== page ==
Of the 16 lay educators who were trained, 5 dropped out early in the project, including 2 who moved back to their home countries and 3 who were too busy. The mean age of the remaining 11 lay educators was 55 years. Five were Chuukese, 3 were Marshallese, 2 were Pohnpeian, and 1 was Kosraean. Six were pastors’ wives, 2 were teachers, 2 were translators, and 1 was a retired nurse; 2 were breast cancer survivors. Four had attended vocational school, 5 had 2-year college degrees, and the other 2 had some college. All had lived in the United States from 4 to 11 years (mean, 7.1 y).

In their efforts to reach 20 women per month, lay educators first talked to their relatives, friends, and neighbors; once they were comfortable with their presentations, they extended their outreach to churches, Micronesian neighborhoods, homeless shelters, and other places where Micronesian women gather. Although they each hoped to reach 60 women in 3 months, they each educated between 48 to 54 women (mean, 51 women), for a total of 567 Micronesian women aged 18 to 75.

Of the 567 women educated, 324 were under age 40. Most (95%) had children, so they knew about and had participated in cervical cancer screening during pregnancy. They were taught about the importance of the clinical breast exam and of encouraging older women to get mammograms. Among the 202 women aged 40 or older and eligible for mammography screening, 166 (82%) had never had a mammogram and were assisted to screening appointments. Those women linked to a BCCCP provider for a mammogram also participated in cervical cancer screening, if needed. After 6 months, 146 (88%) of the women who had never had a mammogram had received one. Therefore, the percentage compliant with mammography screening recommendations increased from 18% (36/202) to 90% (182/202). An interesting practice that evolved from the program was the “group mammogram,” by which lay educators arranged back-to-back mammogram appointments for 5 to 10 women at a time. All women went together to the clinic and stayed until the last woman was screened.

During the 3-month outreach and 6-month follow-up phases, 10 breast cancers were diagnosed. All of the women with breast cancer either had insurance or were screened through BCCCP, so their treatment was covered. Unfortunately, 2 women were diagnosed with late-stage breast cancer. Although hearing this news was difficult for the group, it underscored the importance of their job as educators and their need to get women engaged in regular screening so that cancers could be caught early, when they are most curable.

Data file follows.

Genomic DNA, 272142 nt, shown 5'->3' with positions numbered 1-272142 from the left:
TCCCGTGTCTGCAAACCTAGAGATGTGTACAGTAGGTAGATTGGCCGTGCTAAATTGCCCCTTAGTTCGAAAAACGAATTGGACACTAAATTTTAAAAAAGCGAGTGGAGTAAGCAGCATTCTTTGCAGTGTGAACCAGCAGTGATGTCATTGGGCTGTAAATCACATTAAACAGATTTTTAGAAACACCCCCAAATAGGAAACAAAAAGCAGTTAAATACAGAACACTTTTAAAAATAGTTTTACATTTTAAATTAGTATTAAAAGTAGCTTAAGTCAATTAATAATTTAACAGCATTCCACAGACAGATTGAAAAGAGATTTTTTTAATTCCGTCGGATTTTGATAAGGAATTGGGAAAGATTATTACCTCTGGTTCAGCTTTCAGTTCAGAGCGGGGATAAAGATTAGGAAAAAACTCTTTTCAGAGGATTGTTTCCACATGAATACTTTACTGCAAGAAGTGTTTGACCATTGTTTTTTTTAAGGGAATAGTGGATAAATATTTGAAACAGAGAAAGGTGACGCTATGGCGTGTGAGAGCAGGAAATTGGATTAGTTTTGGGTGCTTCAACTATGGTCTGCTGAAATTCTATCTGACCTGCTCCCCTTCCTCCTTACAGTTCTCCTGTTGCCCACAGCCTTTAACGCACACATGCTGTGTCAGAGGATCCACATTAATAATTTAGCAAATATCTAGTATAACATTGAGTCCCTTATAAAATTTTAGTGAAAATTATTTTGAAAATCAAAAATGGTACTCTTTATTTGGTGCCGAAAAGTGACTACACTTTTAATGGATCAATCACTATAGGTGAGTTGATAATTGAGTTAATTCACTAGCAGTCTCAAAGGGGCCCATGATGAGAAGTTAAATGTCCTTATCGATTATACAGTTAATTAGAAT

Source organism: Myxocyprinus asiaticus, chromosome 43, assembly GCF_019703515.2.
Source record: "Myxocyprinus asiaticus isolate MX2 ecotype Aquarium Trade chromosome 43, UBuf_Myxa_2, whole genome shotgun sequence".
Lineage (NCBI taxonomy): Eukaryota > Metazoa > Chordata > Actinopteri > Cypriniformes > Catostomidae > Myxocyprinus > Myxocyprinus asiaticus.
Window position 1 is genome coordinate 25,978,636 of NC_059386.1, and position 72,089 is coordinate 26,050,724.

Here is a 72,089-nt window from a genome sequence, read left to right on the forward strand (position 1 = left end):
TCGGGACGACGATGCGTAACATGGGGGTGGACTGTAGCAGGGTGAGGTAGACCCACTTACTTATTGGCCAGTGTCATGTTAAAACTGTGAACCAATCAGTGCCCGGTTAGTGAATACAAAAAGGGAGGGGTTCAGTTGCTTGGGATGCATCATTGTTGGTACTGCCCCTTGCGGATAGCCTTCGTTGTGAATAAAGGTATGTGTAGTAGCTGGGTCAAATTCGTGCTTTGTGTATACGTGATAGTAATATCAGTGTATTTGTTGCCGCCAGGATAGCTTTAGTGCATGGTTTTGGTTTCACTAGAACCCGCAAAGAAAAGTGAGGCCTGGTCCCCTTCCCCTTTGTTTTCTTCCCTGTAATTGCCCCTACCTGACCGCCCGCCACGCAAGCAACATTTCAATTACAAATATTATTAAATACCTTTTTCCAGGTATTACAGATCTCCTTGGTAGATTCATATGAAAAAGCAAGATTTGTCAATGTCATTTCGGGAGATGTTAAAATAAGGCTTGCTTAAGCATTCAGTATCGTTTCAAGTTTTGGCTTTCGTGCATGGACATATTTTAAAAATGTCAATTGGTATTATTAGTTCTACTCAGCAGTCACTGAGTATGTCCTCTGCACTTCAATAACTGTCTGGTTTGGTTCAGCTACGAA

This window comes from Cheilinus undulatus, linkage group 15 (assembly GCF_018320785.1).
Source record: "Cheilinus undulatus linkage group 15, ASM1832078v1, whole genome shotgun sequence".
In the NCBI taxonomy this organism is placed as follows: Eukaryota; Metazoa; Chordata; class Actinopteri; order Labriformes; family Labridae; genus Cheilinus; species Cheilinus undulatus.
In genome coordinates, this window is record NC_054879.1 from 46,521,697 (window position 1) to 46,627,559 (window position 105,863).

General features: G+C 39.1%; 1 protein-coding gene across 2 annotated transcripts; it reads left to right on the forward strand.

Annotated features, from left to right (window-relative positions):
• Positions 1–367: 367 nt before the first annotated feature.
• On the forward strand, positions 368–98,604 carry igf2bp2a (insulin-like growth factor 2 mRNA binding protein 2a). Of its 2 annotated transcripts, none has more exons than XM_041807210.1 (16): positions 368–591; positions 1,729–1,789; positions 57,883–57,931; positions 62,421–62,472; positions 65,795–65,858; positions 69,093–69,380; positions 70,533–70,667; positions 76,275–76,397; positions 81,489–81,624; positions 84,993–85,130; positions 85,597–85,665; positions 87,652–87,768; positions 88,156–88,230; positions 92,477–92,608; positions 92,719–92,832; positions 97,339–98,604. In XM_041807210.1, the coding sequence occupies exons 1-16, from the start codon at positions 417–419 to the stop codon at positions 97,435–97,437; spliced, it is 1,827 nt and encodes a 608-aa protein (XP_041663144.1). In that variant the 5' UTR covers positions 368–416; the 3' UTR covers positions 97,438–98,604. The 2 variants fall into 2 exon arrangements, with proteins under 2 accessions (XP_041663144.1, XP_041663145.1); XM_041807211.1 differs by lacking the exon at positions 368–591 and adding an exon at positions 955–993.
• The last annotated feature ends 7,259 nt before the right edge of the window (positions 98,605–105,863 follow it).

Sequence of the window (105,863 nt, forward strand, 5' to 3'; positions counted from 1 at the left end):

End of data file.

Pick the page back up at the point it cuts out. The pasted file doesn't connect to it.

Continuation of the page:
We noticed increased self-esteem, confidence, and capacity among the lay educators; they were able to keep their outreach schedules, present the information with confidence, arrange mammogram appointments, and accompany women to the clinics. During weekly meetings, they expressed how thrilled they were to be useful in their communities in Hawai‘i. In Micronesia, women traditionally serve as advisors and health promoters, but heretofore Micronesian women in Hawai‘i have been afforded few opportunities to do so. They also mentioned that it felt good to do something positive to counteract the negative images of Micronesians in Hawai‘i (17,18).

Top of Page


The lay educator approach to increasing health awareness and preventive health practices is not new. Since our program, many publications have presented lay cancer education programs in different parts of the United States, focusing on various populations (19-21). As other investigators have found, lay navigators are effective in transferring information about cancer screening and survivability to underserved communities.

We confirmed that the CBPR process was useful in developing lay navigator training and materials for this unique community (10,16). Following CBPR principles, we worked together to assess needs and strengths and paid attention to cultural values to ensure project fit. The lay educator training was respectful of Pacific customs, processes, and practices. Involving women with a range of ages in education sessions and scheduling back-to-back mammogram appointments for a group of women fit well with Micronesian values of collectivity and mutual support. The Pacific manner of reciprocity and gifting also was respected. Lay educators expressed pride in their new but traditionally expected roles as caretakers and healers. Their desire to extend this model to address other health concerns, such as diabetes management and immunizations, demonstrates the acceptability and applicability of this process in the Micronesian community.